July 4, 2015 by NowhereButPop
For however prominent grunge or hipster culture was, never had there been a movie made specifically about these sub-cultures. Even hip-hop never had a movie made about its effect on society. Films like Boys in the Hood and Menace II Society aren’t specifically about rap culture, but more about the shared society from which gangsta rap arose from. What makes the disco movement so interesting is both the enormity of the sub-culture, and the fact that it remains the only fad that was actually murdered out of existence. Like all movements, fads, and sub-culture, the disco movement had its own peak before quickly being snuffed out like an insolent Icarus who had grown too big for his own britches.
Grunge culture peaked during the 1992 MTV VMA’s when Axl Rose finally lost his cool and challenged Kurt Cobain to a fight. The hipster movement climaxed in 2010 when it was still obscure enough to be trendy and sincere, but still unpolluted by commodification. The peak of the disco era came in the form of Saturday Night Fever and its flawless accompanying soundtrack. Save for Purple Rain, no other (good) movie has been eclipsed by its soundtrack than Saturday Night Fever. And for a movie that captures the zeitgeist of the late 1970s the way that Saturday Night Fever did, being overshadowed by its soundtrack demonstrates just how significant and reflective the album was to that era.
How could anyone have imagined that the BeeGees, a soul band from Australia, would have spearheaded the greatest disco album of all time, and one of the greatest dance albums ever produced? Yet with a little help from Yvonne Elliman, Kool and the Gang, and KC and the Sunshine Band, this is exactly what happened. Not only is the Saturday Night Fever Soundtrack a disco album, it’s an ode, a tribute to disco, as all 17 tracks revolve around this theme of patronage like a funky solar system rotating around a central star to a four-to-the-floor beat.
Although the Gibb brothers wrote about half of the songs on the album, they only perform on six of the seventeen tracks, leaving the other two-thirds of the album to be divvied up between the songs not sung by the BeeGees, and the instrumental tracks. While the BeeGees are undisputed MVP of the soundtrack, Yvonne Elliman gives an impassioned effort on the timeless “If I Can’t Have You”, a song that probably would have gotten lost in the shuffle if it was song by the Gibb brothers as originally intended. Likewise, KC and the Sunshine Band bring a levity to the album with the morning wood anthem “Boogie Shoes”, a post-coital romp that decrees “I want to do it til I can’t get enough”. Kool and the Gang’s contribution, “Open Sesame” is a funk infused disco jam that must have been produced by a spastic and schizophrenic Flash. There’s so much going on from the Middle-Eastern inspired bridge to the melting hook that it’ll take multiple listens to really appreciate its frenetic intent.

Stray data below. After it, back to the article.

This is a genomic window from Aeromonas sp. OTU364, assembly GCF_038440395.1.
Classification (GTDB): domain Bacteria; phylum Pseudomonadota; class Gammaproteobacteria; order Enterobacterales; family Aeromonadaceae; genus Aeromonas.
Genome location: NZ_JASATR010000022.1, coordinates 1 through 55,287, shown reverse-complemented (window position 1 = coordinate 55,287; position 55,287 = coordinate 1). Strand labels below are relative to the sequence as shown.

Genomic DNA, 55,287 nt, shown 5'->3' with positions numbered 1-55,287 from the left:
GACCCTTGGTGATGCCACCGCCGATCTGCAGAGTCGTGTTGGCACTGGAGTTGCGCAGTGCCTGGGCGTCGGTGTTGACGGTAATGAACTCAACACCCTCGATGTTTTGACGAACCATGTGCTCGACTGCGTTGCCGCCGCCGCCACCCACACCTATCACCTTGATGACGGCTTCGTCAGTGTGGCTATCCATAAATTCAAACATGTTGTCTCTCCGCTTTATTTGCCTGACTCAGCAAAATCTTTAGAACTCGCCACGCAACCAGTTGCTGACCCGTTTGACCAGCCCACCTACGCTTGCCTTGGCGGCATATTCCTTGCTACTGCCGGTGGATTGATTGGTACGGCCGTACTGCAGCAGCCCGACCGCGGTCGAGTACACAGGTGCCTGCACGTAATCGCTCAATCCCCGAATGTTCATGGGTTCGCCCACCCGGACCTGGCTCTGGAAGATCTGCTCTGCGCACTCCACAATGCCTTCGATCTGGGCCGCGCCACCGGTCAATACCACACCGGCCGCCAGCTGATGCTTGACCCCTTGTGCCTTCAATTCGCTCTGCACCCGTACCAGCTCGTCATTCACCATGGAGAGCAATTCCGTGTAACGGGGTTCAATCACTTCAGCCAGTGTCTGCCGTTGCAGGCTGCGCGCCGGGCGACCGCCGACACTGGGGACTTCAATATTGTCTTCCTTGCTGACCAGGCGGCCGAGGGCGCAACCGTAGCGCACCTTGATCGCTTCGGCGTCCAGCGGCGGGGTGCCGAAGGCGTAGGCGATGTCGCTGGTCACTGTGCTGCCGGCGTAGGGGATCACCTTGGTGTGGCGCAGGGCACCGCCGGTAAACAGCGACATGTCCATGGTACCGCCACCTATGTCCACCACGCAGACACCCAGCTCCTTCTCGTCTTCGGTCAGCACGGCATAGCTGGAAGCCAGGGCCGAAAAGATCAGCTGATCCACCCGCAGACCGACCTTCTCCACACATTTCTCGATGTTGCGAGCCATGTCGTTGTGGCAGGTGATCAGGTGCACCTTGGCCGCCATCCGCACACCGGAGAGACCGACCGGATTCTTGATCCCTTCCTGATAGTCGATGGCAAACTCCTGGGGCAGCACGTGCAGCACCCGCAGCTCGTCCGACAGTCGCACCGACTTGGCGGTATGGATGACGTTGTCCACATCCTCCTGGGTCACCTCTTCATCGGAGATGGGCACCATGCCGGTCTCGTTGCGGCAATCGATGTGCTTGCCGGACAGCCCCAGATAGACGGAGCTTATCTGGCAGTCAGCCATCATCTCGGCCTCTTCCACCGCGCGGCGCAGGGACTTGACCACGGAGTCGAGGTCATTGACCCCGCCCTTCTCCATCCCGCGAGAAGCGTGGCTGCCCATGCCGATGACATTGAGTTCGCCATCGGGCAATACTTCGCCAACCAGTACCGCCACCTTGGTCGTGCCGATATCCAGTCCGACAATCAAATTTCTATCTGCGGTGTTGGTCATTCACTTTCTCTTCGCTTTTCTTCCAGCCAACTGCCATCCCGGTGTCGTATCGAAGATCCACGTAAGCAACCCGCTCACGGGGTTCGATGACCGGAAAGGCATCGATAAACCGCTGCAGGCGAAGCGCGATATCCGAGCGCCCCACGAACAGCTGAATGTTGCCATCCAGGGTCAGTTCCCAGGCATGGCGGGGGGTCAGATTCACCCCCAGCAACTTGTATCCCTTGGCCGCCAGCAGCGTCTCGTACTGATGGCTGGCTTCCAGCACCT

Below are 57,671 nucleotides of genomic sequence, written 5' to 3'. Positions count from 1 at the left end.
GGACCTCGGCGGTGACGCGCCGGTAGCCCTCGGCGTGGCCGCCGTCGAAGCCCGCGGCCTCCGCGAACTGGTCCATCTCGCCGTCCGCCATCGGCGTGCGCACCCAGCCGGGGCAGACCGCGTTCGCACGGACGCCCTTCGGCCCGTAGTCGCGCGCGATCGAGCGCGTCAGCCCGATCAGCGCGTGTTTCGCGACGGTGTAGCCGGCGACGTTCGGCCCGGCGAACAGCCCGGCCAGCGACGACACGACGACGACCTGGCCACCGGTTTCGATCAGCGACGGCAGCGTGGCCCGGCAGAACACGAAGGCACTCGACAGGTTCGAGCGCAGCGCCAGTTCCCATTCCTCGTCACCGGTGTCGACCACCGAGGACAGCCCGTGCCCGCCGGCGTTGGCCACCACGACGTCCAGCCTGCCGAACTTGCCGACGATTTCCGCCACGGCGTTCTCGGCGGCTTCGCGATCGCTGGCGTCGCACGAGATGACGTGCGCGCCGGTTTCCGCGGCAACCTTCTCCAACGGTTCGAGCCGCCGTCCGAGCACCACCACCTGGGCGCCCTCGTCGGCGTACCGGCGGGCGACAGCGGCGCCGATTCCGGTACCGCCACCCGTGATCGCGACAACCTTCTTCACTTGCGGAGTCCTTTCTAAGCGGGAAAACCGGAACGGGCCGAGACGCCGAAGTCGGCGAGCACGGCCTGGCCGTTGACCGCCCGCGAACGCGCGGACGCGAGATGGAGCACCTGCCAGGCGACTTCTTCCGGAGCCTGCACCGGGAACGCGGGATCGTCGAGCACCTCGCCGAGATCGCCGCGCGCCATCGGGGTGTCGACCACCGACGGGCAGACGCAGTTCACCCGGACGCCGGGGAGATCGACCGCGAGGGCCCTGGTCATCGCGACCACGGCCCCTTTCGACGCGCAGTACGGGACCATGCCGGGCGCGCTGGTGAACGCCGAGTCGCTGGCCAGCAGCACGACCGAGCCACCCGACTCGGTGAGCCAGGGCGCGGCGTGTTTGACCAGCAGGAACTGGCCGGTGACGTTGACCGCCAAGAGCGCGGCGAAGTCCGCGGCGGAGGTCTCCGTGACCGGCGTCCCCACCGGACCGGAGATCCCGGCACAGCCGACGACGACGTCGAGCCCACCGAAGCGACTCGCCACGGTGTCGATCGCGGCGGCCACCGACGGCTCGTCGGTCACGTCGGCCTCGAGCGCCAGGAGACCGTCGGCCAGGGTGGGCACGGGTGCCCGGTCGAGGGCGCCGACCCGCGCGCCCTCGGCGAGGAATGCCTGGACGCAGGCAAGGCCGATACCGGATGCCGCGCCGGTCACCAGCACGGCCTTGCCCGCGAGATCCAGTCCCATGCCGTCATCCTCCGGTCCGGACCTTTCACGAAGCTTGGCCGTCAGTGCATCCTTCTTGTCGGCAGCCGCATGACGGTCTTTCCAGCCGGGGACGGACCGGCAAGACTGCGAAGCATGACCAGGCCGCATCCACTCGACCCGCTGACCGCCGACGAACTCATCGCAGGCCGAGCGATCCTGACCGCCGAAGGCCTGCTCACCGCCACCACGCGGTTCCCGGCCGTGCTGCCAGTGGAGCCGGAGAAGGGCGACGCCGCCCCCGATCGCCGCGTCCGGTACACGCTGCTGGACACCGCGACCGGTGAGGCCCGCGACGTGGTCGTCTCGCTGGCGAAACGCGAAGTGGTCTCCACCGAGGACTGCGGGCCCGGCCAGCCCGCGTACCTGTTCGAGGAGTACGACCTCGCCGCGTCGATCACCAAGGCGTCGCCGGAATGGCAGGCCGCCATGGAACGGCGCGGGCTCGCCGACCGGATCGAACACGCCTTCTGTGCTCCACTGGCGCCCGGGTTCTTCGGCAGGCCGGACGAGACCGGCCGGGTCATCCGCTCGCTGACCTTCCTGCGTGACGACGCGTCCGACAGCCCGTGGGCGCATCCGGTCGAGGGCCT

The closest thing that the Saturday Night Fever Soundtrack has to a blemish is the inordinate number of instrumentals. The fact that there are three consecutive instrumentals on this album would almost be enough to drag it down if not for the fact that even the most boring instrumental track still pays homage and tethers itself to the teat of Mother Disco. “Manhattan Skyline”, “Calypso Breakdown”, and “Night on Disco Mountain” can all be skipped without the album losing any of its inherent value. The only exciting instrumental is “A Fifth of Beethoven”, a modern reimaging of the classic symphony. If not for “Disco Inferno”, penultimate track “K-Jee” would serve as a most fitting epilogue to the album, as it sounds like the dawn of a new day, a new day that will eventual descend into the very same night that preceded it filled with immature decadence, hedonistic madness, and regret.
Every song recorded by the BeeGees however proves to be a rousing success. Their version of “More Than a Woman” is superior to the Tavares version, while “Staying Alive” has become the most widely recognized disco song ever recorded. “How Deep is Your Love”, a tender ballad that probably would have been the soundtrack to my first kiss had I been alive in the 1970s, proves to be the standout track on an album rife with memorable songs. The sister songs “Night Fever” and “You Should be Dancing” reflect the tempered excitement of getting ready to prowl the street looking to satisfy some insatiable lust, and uncontrollable excitement of being right in the heat of the moment respectively.
Every decade has that one album that perfectly captures and summarizes the ideals and culture of those 10 years. The album of the 1960s was Let it Bleed, the album of the 1980s was Purple Rain, and the album of the 1990s was Achtung Baby. While there’s no clear cut album of the 1970s, the case could certainly be made for the Saturday Night Fever Soundtrack, as it superbly captured the essence of the disco craze which took the nation by storm for three years. What it comes down to, is that you can’t think of the 1970s without thinking of disco, and you can’t think of disco without thinking of Saturday Night Fever and its accompanying album. The soundtrack was the ultimate sign of the times, and no album since has been able to commercialize, simplify, and reflect the zeitgeist of its era.